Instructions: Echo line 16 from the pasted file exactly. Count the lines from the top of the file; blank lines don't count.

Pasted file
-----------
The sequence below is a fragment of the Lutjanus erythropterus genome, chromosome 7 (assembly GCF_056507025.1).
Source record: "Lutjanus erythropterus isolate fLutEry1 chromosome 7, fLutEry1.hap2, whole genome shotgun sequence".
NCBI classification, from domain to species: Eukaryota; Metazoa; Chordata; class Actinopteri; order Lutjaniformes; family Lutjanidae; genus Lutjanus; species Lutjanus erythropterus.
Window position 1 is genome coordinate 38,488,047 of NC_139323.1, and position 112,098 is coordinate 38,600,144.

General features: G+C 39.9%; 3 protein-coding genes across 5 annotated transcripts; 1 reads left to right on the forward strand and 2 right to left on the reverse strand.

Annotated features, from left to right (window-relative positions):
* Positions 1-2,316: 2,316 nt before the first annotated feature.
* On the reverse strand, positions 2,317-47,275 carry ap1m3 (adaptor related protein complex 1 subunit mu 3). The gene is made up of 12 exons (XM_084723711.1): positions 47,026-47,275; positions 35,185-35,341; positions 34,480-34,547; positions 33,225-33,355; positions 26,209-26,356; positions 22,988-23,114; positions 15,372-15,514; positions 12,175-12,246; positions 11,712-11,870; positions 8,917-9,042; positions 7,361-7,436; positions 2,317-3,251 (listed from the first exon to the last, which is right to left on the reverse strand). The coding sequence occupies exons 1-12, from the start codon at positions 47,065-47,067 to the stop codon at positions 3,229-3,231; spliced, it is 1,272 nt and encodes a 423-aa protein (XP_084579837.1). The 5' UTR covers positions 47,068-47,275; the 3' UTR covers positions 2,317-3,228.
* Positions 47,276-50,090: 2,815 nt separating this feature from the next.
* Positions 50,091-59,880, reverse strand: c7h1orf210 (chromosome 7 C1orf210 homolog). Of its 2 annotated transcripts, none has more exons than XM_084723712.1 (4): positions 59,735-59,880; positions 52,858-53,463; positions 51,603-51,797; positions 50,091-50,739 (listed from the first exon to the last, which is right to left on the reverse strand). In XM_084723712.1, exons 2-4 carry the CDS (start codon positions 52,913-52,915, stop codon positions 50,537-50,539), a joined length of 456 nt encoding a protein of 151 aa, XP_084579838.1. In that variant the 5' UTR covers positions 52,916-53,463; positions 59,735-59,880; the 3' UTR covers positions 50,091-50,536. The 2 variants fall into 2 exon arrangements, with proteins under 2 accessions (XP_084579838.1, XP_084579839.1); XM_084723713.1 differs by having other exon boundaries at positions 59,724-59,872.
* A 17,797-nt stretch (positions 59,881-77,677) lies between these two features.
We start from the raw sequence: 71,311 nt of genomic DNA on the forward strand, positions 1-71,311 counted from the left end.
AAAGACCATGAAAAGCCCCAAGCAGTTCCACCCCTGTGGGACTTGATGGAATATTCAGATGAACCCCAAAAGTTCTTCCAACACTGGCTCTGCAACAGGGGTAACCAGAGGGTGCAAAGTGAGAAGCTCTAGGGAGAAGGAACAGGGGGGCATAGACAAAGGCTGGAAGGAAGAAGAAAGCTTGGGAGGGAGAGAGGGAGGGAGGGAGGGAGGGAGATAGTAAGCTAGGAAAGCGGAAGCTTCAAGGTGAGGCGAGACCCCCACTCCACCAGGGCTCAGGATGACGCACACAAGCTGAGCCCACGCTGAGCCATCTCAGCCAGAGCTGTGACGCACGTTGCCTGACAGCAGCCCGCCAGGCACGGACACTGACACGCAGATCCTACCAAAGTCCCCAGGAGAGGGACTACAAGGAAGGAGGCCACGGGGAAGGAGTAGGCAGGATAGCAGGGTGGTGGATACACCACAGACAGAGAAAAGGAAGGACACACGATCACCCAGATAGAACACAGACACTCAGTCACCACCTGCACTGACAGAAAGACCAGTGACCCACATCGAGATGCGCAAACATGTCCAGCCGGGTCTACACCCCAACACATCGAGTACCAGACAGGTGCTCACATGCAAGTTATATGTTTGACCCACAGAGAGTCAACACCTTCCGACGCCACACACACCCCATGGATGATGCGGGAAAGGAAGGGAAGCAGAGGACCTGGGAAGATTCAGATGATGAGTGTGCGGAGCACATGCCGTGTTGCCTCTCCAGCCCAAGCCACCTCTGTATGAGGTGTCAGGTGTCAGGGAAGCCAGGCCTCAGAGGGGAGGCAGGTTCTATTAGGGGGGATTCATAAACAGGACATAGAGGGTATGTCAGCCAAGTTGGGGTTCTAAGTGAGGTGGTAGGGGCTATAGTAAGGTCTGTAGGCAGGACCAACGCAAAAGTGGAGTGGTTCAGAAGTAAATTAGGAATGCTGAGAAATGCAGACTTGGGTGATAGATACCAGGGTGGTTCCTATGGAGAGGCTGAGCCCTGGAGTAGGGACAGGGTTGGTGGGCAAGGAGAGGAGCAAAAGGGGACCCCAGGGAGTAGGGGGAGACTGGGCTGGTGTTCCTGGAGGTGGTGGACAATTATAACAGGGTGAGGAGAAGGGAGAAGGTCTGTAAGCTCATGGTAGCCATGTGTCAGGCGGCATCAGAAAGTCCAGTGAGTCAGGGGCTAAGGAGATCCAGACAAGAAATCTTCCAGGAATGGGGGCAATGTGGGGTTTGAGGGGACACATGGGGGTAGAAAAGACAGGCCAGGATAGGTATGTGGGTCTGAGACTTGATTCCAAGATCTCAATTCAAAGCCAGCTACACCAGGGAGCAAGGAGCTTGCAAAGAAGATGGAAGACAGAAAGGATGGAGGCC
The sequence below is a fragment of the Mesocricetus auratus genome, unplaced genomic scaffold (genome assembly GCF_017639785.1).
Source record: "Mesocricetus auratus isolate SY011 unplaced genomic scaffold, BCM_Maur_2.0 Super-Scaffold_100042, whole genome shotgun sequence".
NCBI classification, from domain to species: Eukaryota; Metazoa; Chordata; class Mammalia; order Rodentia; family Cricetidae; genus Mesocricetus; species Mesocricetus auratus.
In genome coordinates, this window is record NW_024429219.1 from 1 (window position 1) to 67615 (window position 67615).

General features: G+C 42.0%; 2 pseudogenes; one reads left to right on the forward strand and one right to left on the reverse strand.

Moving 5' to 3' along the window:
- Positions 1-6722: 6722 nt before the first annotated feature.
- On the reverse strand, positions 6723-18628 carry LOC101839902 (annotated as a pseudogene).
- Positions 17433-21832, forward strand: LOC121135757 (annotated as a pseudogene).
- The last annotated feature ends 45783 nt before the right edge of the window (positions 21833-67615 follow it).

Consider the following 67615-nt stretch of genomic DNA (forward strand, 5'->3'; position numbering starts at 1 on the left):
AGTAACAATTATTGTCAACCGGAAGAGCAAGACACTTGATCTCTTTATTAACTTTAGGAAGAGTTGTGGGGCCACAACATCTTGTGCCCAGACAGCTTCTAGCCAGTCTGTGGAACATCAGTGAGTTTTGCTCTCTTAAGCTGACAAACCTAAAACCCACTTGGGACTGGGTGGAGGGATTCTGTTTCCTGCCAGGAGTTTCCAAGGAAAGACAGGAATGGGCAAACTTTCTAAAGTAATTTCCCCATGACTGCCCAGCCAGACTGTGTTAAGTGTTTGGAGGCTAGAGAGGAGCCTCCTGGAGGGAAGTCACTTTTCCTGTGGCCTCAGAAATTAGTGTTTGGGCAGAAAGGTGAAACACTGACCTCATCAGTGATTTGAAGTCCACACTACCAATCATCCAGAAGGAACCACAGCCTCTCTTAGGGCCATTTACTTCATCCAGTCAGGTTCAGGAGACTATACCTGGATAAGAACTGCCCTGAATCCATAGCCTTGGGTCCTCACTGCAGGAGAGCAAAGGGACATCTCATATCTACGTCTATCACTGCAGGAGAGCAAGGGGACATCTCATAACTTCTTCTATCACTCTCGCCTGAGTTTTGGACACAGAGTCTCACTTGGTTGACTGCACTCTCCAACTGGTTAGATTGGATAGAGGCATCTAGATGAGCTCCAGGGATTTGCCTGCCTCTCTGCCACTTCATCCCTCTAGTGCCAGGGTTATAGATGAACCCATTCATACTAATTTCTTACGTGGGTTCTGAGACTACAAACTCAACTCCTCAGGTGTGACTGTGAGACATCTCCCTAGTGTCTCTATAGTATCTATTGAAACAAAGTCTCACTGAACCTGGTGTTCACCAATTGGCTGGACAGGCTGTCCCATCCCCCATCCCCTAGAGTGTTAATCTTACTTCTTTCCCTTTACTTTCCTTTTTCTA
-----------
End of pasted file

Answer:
NCBI classification, from domain to species: Eukaryota; Metazoa; Chordata; class Mammalia; order Rodentia; family Cricetidae; genus Mesocricetus; species Mesocricetus auratus.